Data Paralysis: The Pitfalls of Data Overload
The discussion tables agreed that the complex systems discussed produce massive amounts of data, leading to huge data lakes. There is confusion over who should own the data; whether it should be Marketing, IT, or eCommerce. Employees don’t even know where to start, and don’t know what data they can, and should use to help them provide the optimal experiences for their customers. One CSP stated they are trying to develop a single view onto their data to make it easier for their teams to find and process the information, and actually do something useful with it without relying on highly skilled data scientists to find the insights they need. Delegates agreed this would make it easier to address the issue of how to utilise back-end network and customer service record data to help drive personalisation for sales/marketing purposes at the front end.
How to Delight Your Customers: Enabling Conversations and Pushing Messages
After we had discussed the issues faced by CSPs and the telecoms industry as a whole, we addressed how retailers are leading the way in terms of personalising the customer experience.
We talked about how successful companies, both in retail and beyond, aim to be customer-centric, and ensure their company culture enables that. This is still a sticking point in some of the more established CSPs, which are run at the top level with a more traditional mindset.
We discussed experiences of how retailers utilise personalisation to turn multiple touchpoints into a single journey of consistent experiences, rather than separate, siloed interactions.
Some CSPs are making use of segmentation to target audiences, though many have yet to make even these baby steps towards anything substantial. Hyper-Personalisation (personalising on an individual level) is the dream; one or two companies are experimenting in this area, but as a whole, the industry is still lagging behind retail when it comes to this.
We also talked about how retailers are maximising their customer marketing outreach, not just by personalising the ‘What’ (i.e products, content), but also the ‘When’. They were intrigued to learn just how retailers, by having access to and making use of particular data, are able to understand the best time to reach individual customers (i.e the optimum send-time to email an individual based on the time they are most likely to be looking at the email), and can maximise open rates and conversions through this, leading to such high increases in revenue just for that channel.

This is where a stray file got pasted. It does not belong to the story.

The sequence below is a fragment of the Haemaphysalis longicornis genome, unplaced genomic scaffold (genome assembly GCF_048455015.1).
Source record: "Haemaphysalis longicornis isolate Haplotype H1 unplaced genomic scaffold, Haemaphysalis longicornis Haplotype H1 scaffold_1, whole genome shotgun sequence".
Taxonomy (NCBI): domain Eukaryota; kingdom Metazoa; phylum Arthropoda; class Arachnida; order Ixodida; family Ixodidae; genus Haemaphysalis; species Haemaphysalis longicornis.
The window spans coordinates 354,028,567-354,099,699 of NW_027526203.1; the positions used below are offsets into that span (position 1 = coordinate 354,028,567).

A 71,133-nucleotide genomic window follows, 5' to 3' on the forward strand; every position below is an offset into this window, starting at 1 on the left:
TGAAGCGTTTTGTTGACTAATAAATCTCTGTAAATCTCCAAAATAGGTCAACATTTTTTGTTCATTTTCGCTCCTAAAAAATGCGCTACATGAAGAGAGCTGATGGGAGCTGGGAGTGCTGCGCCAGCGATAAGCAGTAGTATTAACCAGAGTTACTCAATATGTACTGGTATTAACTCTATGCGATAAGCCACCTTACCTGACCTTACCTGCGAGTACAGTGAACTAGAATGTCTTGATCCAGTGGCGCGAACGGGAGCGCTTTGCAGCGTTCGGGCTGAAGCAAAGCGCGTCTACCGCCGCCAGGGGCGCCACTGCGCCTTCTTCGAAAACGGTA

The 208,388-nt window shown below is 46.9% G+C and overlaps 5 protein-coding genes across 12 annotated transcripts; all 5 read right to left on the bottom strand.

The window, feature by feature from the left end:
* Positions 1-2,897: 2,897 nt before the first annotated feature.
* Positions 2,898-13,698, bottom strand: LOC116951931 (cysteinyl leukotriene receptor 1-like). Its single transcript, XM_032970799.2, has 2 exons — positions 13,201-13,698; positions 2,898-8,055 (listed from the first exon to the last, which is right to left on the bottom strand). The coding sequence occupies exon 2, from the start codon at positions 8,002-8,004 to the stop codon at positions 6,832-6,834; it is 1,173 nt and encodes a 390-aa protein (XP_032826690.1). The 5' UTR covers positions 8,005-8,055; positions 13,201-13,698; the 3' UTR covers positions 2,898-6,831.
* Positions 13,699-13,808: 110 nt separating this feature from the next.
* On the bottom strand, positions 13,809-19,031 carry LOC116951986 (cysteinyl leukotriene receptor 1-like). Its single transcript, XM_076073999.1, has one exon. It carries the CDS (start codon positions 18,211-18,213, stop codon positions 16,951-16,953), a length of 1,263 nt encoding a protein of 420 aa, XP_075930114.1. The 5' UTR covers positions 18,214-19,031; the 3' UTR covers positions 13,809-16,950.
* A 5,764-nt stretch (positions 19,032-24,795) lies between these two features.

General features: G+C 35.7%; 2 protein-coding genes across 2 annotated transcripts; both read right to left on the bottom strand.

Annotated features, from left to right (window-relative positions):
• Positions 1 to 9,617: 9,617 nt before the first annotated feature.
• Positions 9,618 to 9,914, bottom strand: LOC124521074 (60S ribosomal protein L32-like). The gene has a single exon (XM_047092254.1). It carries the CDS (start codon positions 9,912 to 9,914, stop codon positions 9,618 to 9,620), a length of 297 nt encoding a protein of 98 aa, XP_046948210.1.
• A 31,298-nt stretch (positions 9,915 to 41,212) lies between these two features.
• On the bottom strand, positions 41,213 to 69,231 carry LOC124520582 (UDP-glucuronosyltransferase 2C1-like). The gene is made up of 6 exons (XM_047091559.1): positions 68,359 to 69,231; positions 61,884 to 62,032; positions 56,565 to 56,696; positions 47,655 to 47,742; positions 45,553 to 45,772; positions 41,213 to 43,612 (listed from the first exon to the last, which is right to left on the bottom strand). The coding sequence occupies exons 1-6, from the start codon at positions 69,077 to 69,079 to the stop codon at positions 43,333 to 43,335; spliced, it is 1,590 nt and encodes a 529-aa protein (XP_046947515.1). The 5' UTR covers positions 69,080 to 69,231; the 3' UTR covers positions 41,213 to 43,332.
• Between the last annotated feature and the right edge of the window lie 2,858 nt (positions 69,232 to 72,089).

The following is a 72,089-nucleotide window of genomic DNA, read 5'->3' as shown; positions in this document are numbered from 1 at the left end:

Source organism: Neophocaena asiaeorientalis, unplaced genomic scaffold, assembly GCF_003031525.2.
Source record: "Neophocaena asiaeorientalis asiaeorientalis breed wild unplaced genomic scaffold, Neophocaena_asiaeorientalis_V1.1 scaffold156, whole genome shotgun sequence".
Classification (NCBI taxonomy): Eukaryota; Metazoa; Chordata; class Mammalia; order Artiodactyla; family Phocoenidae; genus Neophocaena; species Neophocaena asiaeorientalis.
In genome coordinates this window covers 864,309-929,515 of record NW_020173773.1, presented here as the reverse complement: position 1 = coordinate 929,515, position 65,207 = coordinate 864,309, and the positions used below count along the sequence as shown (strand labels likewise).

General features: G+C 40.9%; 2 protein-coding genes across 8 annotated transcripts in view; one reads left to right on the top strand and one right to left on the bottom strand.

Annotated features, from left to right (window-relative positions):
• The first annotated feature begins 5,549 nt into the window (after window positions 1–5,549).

Takeaways From the Roundtable Sessions
The key learnings from these sessions were that providers can make emotional connections to their customers, and connect the online/offline experiences into a single journey so they can make the next-best-offer more relevant.
By collecting customer interactions from all touchpoints, and combining data from back-end systems into a single profile, they can use analytics and automation tools to personalise those interactions, based on the needs and wants of the customer at that time.
The Opportunity for the Telco Industry is Wide Open
Overarching themes from the 3 days revolved highly around Digital Transformation to improve the Customer Experience in terms of Customer Service. Most CSPs are using NPS and CSAT indices to measure how their customers feel about their service, and how well they are supporting customers when they raise an issue.
But increasingly, companies are beginning to find ways to combine the after sales support journey with the front end customer acquisition and retention journeys, to create an overall customer lifecycle. This lifecycle would utilise the vast amounts of data collected along the way, improve the Customer Experience at every touchpoint.
It’s clear that the Telco industry is primed and ready to make huge leaps forward in developing the Customer Experience. Many companies have already recognised their problems, now it’s time to take action and get started on that journey.
To finish on a quote from Ingrid, “It’s a great big marathon, filled with a tonne of sprints”.